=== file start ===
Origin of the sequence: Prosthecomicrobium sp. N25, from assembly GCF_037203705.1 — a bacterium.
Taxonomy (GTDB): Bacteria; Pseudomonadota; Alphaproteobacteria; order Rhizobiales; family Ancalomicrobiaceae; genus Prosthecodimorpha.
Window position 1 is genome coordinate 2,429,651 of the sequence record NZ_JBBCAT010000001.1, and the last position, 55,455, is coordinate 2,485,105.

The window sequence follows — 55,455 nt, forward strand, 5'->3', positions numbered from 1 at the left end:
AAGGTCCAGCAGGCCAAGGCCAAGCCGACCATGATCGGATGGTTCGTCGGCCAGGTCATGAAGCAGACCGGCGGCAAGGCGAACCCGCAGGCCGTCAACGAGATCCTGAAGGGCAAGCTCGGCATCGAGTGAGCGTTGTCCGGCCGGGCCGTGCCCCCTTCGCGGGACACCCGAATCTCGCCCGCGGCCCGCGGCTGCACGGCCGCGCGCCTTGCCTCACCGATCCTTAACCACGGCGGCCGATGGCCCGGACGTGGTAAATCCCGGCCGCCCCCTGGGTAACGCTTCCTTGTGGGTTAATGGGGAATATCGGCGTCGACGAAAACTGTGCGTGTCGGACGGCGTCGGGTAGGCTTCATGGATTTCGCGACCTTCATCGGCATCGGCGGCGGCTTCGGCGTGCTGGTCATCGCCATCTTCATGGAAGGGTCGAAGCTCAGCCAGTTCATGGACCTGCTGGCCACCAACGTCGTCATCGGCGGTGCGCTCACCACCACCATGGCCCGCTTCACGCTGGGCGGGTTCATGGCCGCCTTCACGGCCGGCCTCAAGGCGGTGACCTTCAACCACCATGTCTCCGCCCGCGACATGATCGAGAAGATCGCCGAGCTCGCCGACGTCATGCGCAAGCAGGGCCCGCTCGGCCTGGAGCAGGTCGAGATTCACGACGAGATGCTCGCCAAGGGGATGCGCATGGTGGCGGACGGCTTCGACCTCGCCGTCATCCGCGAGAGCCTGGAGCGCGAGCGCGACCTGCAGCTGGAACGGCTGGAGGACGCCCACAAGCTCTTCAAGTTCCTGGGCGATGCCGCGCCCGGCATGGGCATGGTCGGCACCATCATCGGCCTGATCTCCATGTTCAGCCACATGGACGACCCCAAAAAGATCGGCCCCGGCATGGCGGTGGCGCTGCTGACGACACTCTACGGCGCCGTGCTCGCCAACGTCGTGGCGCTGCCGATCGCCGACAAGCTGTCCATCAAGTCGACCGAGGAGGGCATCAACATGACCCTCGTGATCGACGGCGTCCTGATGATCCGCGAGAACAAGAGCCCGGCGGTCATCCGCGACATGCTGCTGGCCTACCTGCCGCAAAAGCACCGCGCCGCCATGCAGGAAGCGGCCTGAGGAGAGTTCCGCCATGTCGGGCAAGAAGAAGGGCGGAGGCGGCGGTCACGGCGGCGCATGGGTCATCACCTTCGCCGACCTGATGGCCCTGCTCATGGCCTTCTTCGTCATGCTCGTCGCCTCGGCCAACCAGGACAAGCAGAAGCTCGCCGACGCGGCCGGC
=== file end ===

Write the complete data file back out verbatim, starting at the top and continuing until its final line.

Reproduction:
Origin of the sequence: Prosthecomicrobium sp. N25, from assembly GCF_037203705.1 — a bacterium.
Taxonomy (GTDB): Bacteria; Pseudomonadota; Alphaproteobacteria; order Rhizobiales; family Ancalomicrobiaceae; genus Prosthecodimorpha.
Window position 1 is genome coordinate 2,429,651 of the sequence record NZ_JBBCAT010000001.1, and the last position, 55,455, is coordinate 2,485,105.

The window sequence follows — 55,455 nt, forward strand, 5'->3', positions numbered from 1 at the left end:
AAGGTCCAGCAGGCCAAGGCCAAGCCGACCATGATCGGATGGTTCGTCGGCCAGGTCATGAAGCAGACCGGCGGCAAGGCGAACCCGCAGGCCGTCAACGAGATCCTGAAGGGCAAGCTCGGCATCGAGTGAGCGTTGTCCGGCCGGGCCGTGCCCCCTTCGCGGGACACCCGAATCTCGCCCGCGGCCCGCGGCTGCACGGCCGCGCGCCTTGCCTCACCGATCCTTAACCACGGCGGCCGATGGCCCGGACGTGGTAAATCCCGGCCGCCCCCTGGGTAACGCTTCCTTGTGGGTTAATGGGGAATATCGGCGTCGACGAAAACTGTGCGTGTCGGACGGCGTCGGGTAGGCTTCATGGATTTCGCGACCTTCATCGGCATCGGCGGCGGCTTCGGCGTGCTGGTCATCGCCATCTTCATGGAAGGGTCGAAGCTCAGCCAGTTCATGGACCTGCTGGCCACCAACGTCGTCATCGGCGGTGCGCTCACCACCACCATGGCCCGCTTCACGCTGGGCGGGTTCATGGCCGCCTTCACGGCCGGCCTCAAGGCGGTGACCTTCAACCACCATGTCTCCGCCCGCGACATGATCGAGAAGATCGCCGAGCTCGCCGACGTCATGCGCAAGCAGGGCCCGCTCGGCCTGGAGCAGGTCGAGATTCACGACGAGATGCTCGCCAAGGGGATGCGCATGGTGGCGGACGGCTTCGACCTCGCCGTCATCCGCGAGAGCCTGGAGCGCGAGCGCGACCTGCAGCTGGAACGGCTGGAGGACGCCCACAAGCTCTTCAAGTTCCTGGGCGATGCCGCGCCCGGCATGGGCATGGTCGGCACCATCATCGGCCTGATCTCCATGTTCAGCCACATGGACGACCCCAAAAAGATCGGCCCCGGCATGGCGGTGGCGCTGCTGACGACACTCTACGGCGCCGTGCTCGCCAACGTCGTGGCGCTGCCGATCGCCGACAAGCTGTCCATCAAGTCGACCGAGGAGGGCATCAACATGACCCTCGTGATCGACGGCGTCCTGATGATCCGCGAGAACAAGAGCCCGGCGGTCATCCGCGACATGCTGCTGGCCTACCTGCCGCAAAAGCACCGCGCCGCCATGCAGGAAGCGGCCTGAGGAGAGTTCCGCCATGTCGGGCAAGAAGAAGGGCGGAGGCGGCGGTCACGGCGGCGCATGGGTCATCACCTTCGCCGACCTGATGGCCCTGCTCATGGCCTTCTTCGTCATGCTCGTCGCCTCGGCCAACCAGGACAAGCAGAAGCTCGCCGACGCGGCCGGC